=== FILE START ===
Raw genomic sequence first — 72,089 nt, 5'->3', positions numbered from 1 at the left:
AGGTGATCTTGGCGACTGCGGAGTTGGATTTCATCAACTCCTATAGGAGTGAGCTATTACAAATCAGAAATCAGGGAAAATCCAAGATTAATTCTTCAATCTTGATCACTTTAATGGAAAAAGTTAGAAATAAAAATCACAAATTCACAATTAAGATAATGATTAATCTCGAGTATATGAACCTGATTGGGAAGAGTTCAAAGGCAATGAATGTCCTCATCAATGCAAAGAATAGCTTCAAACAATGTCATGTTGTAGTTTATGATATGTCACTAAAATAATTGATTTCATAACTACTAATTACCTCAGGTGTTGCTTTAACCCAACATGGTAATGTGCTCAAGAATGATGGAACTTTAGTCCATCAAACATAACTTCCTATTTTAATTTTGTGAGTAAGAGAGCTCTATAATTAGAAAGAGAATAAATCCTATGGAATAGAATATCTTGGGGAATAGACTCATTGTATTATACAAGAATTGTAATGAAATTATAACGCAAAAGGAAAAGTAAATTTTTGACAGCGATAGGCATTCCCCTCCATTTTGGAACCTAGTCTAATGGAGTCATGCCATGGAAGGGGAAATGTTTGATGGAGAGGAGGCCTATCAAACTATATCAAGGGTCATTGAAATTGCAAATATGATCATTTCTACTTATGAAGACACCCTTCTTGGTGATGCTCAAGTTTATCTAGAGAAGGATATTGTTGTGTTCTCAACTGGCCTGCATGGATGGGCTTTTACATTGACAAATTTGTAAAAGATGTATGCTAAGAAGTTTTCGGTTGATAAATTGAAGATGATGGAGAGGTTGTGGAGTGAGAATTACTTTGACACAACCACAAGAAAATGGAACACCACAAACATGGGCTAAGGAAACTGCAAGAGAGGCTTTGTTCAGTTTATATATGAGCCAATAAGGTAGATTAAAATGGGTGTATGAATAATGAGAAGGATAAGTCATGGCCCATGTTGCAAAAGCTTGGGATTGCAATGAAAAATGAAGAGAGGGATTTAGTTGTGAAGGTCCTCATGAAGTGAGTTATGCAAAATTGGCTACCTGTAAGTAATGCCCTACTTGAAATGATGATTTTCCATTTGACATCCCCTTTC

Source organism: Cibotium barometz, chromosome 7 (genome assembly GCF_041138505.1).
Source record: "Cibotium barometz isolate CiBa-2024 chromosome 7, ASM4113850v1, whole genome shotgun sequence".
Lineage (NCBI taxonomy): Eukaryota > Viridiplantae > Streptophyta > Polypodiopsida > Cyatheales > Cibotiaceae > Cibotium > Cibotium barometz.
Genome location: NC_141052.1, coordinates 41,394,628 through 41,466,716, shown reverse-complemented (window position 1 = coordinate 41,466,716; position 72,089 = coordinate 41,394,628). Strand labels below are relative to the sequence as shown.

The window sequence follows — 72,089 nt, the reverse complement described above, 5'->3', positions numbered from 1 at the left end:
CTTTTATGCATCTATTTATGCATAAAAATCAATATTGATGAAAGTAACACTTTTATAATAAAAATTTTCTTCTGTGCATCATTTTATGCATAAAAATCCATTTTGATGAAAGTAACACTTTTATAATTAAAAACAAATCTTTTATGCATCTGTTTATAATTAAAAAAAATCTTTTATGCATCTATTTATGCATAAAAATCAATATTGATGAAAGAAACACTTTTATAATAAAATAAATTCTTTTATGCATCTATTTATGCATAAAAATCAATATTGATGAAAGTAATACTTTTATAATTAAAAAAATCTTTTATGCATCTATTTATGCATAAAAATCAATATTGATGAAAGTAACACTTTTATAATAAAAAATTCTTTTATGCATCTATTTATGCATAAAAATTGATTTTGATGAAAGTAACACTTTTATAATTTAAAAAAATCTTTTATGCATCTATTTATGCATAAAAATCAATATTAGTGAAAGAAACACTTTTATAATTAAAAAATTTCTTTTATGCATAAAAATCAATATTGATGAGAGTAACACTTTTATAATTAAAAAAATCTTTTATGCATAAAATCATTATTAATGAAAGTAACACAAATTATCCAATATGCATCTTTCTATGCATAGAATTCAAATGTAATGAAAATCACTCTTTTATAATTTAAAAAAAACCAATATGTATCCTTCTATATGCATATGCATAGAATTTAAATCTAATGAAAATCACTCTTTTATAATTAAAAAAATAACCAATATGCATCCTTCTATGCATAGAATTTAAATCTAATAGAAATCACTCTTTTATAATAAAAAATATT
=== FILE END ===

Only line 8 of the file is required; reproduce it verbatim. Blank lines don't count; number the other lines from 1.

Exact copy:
CTTTTATGCATCTATTTATGCATAAAAATCAATATTGATGAAAGTAACACTTTTATAATAAAAATTTTCTTCTGTGCATCATTTTATGCATAAAAATCCATTTTGATGAAAGTAACACTTTTATAATTAAAAACAAATCTTTTATGCATCTGTTTATAATTAAAAAAAATCTTTTATGCATCTATTTATGCATAAAAATCAATATTGATGAAAGAAACACTTTTATAATAAAATAAATTCTTTTATGCATCTATTTATGCATAAAAATCAATATTGATGAAAGTAATACTTTTATAATTAAAAAAATCTTTTATGCATCTATTTATGCATAAAAATCAATATTGATGAAAGTAACACTTTTATAATAAAAAATTCTTTTATGCATCTATTTATGCATAAAAATTGATTTTGATGAAAGTAACACTTTTATAATTTAAAAAAATCTTTTATGCATCTATTTATGCATAAAAATCAATATTAGTGAAAGAAACACTTTTATAATTAAAAAATTTCTTTTATGCATAAAAATCAATATTGATGAGAGTAACACTTTTATAATTAAAAAAATCTTTTATGCATAAAATCATTATTAATGAAAGTAACACAAATTATCCAATATGCATCTTTCTATGCATAGAATTCAAATGTAATGAAAATCACTCTTTTATAATTTAAAAAAAACCAATATGTATCCTTCTATATGCATATGCATAGAATTTAAATCTAATGAAAATCACTCTTTTATAATTAAAAAAATAACCAATATGCATCCTTCTATGCATAGAATTTAAATCTAATAGAAATCACTCTTTTATAATAAAAAATATT